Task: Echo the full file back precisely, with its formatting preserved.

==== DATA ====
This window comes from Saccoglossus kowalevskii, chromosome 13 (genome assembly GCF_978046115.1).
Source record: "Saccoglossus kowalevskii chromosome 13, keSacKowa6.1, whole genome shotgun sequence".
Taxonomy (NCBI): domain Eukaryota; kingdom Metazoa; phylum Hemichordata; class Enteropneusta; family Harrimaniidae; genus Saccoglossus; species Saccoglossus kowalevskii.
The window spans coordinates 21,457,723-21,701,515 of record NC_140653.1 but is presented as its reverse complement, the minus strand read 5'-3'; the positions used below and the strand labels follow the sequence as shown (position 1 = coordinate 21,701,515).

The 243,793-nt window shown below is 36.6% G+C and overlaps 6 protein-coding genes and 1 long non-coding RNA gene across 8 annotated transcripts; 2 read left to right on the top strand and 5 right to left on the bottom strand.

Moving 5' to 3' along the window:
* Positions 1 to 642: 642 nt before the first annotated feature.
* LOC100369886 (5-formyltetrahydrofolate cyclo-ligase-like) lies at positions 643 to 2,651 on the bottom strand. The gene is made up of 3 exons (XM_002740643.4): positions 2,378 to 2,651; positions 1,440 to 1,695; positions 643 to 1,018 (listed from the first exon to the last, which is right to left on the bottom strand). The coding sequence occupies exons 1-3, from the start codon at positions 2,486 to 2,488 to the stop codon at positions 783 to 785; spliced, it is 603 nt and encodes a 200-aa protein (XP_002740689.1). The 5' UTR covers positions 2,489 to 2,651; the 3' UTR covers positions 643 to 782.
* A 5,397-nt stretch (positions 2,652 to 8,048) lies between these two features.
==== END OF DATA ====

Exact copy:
This window comes from Saccoglossus kowalevskii, chromosome 13 (genome assembly GCF_978046115.1).
Source record: "Saccoglossus kowalevskii chromosome 13, keSacKowa6.1, whole genome shotgun sequence".
Taxonomy (NCBI): domain Eukaryota; kingdom Metazoa; phylum Hemichordata; class Enteropneusta; family Harrimaniidae; genus Saccoglossus; species Saccoglossus kowalevskii.
The window spans coordinates 21,457,723-21,701,515 of record NC_140653.1 but is presented as its reverse complement, the minus strand read 5'-3'; the positions used below and the strand labels follow the sequence as shown (position 1 = coordinate 21,701,515).

The 243,793-nt window shown below is 36.6% G+C and overlaps 6 protein-coding genes and 1 long non-coding RNA gene across 8 annotated transcripts; 2 read left to right on the top strand and 5 right to left on the bottom strand.

Moving 5' to 3' along the window:
* Positions 1 to 642: 642 nt before the first annotated feature.
* LOC100369886 (5-formyltetrahydrofolate cyclo-ligase-like) lies at positions 643 to 2,651 on the bottom strand. The gene is made up of 3 exons (XM_002740643.4): positions 2,378 to 2,651; positions 1,440 to 1,695; positions 643 to 1,018 (listed from the first exon to the last, which is right to left on the bottom strand). The coding sequence occupies exons 1-3, from the start codon at positions 2,486 to 2,488 to the stop codon at positions 783 to 785; spliced, it is 603 nt and encodes a 200-aa protein (XP_002740689.1). The 5' UTR covers positions 2,489 to 2,651; the 3' UTR covers positions 643 to 782.
* A 5,397-nt stretch (positions 2,652 to 8,048) lies between these two features.